If you need help accessing any of these titles or using front door pickup, email or call us and we will be happy to assist you!
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Tag(s): US history, true crime, science, psychology, nonfiction, nature, human trafficking, history, cults, conservation, book notes, biography, biographies, American West
Posted to Campbell Unclassified on June 3, 2021 at 1:38 PM by Genesis Gaule
The Campbell Library is open to the public Monday/Friday (9am-5pm) and Tuesday/Thursday (10am-7pm). We also offer Front Door Pick Up and half hour appointments for browsing or computer use Wednesdays (9am-5pm).
A Cure for Darkness by Alex Riley
The Story of Depression and How We Treat It // What is depression? With depression rates becoming the leading burden of disease around the world, the world depends not just on new therapies, but on increasing the access for people who are currently without. Author Alex Riley dives deep into the treatment of depression, blending science, journalism, and memoir to illuminate one of the world’s most prevalent disorders.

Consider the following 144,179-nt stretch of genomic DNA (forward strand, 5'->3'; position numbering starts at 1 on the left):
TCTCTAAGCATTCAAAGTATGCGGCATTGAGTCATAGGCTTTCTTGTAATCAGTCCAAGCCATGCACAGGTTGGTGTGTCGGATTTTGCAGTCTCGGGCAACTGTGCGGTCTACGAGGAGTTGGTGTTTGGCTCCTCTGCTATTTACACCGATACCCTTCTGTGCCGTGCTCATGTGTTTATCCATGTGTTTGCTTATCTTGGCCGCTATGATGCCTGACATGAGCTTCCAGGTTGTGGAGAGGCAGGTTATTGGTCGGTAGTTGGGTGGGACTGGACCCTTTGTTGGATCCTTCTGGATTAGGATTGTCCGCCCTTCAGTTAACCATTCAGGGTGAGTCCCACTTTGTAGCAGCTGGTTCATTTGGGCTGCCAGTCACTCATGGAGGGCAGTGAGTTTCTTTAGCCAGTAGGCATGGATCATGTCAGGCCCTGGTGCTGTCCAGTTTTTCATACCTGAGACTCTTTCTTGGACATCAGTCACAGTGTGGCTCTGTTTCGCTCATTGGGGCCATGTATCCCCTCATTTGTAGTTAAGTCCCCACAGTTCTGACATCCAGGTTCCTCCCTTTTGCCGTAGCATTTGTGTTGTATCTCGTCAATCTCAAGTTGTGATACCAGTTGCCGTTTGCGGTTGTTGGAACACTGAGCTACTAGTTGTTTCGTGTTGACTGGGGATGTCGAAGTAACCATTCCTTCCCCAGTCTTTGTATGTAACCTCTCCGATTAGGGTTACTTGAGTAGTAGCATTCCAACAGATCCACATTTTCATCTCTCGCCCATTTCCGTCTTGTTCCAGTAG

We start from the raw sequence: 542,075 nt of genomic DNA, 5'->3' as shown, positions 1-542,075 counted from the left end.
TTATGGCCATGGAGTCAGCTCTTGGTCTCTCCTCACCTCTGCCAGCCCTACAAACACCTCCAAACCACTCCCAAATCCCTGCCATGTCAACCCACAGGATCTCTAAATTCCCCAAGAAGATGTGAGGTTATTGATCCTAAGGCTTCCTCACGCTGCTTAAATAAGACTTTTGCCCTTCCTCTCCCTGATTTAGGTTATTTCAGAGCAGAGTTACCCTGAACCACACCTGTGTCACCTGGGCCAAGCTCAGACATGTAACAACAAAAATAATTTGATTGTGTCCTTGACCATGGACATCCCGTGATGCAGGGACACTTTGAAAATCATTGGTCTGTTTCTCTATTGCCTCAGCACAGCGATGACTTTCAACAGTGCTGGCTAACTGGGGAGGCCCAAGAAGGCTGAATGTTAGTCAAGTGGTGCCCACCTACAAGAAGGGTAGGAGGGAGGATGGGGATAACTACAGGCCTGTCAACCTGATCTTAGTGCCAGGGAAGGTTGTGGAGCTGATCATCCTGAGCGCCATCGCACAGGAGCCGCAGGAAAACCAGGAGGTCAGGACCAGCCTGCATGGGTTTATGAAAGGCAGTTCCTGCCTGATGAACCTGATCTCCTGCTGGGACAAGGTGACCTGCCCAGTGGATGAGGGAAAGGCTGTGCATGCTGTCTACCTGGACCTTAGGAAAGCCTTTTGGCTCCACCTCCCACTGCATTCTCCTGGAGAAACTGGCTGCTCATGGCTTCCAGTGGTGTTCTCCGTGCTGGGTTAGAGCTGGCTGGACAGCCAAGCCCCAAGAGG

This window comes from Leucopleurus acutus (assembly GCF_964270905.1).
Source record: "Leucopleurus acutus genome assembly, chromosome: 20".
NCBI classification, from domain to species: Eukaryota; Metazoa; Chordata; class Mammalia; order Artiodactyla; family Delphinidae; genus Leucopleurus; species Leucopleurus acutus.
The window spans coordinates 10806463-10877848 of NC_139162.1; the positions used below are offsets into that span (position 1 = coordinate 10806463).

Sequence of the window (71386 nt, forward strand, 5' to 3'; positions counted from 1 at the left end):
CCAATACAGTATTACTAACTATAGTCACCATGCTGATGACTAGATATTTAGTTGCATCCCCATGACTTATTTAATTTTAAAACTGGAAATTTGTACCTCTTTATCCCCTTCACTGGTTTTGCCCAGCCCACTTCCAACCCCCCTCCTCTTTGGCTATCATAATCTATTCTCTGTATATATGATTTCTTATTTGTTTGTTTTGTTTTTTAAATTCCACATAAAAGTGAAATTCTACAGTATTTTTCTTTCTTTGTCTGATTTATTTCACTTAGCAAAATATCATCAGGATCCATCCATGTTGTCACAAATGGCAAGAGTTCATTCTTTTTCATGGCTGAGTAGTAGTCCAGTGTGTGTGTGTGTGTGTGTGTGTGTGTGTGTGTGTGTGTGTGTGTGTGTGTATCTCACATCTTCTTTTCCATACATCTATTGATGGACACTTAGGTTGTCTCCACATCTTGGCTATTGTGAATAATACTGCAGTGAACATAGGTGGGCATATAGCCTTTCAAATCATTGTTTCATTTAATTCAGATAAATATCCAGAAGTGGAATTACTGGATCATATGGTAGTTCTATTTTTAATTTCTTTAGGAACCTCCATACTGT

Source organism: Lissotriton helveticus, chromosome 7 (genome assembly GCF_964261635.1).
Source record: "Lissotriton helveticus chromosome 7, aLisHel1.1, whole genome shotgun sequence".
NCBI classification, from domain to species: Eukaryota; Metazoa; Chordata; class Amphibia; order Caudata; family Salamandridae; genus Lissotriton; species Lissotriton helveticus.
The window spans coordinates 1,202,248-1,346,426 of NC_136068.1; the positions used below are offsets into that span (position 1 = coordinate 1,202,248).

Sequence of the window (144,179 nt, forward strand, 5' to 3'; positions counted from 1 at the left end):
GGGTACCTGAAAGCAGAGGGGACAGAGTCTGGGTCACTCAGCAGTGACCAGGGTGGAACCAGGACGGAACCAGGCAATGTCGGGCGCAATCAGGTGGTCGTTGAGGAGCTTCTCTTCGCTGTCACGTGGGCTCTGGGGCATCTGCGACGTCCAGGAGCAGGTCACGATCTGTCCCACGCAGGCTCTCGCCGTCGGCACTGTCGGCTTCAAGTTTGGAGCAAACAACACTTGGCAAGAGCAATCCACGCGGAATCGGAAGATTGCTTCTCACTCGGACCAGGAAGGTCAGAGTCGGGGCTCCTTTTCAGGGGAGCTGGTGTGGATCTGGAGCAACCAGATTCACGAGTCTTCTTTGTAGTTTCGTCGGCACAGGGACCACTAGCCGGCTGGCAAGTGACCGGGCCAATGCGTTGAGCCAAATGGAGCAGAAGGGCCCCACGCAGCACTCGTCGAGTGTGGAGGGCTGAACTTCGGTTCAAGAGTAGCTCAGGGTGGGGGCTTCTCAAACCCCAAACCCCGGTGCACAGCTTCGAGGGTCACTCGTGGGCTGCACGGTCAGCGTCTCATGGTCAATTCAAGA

Featherhood by Charlie Gilmour
A Memoir of Two Fathers and a Magpie // One spring day, a baby magpie falls out of its nest and into Charlie Gilmour’s hands. Soon, Charlie and the bird have forged an unbreakable bond. A bird falls, a father dies, and a child is born. Featherhood is the unforgettable story of a love affair between a man and a bird. It is also a beautiful memoir about childhood and parenthood, captivity and freedom, grief and love.
No Common Ground by Karen L. Cox
Confederate Monuments and the Ongoing Fight for Racial Justice // When it comes to Confederate monuments, there is no common ground. Polarizing debates over their meaning have intensified into legislative maneuvering to preserve the statues, legal battles to remove them, and rowdy crowds taking matters into their own hands. In this narrative about the movements to raise, preserve, protest, and remove Confederate monuments, Karen L. Cox explores what these monuments mean to those who erected them as well as the stories of the civil rights activities, Black elected officials, and movements of ordinary people who fight to have them removed.
My Broken Language by Quiara Alegría Hudes
A Memoir // Author of the libretto and screenplay of acclaimed Broadway show “In The Heights,” Quiara Alegría Hudes describes making her way through life lessons communicated in English, Spanish, and Spanglish. Weaving together Hudes's love of books with the stories of her family, the lessons of North Philly, and those of Yale, this is an inspired exploration of home, memory, and belonging.
Tag(s): US history, sociology, science, psychology, performing arts, parenting, nonfiction, nature, mental health, memoir, history, fatherhood, broadway, book notes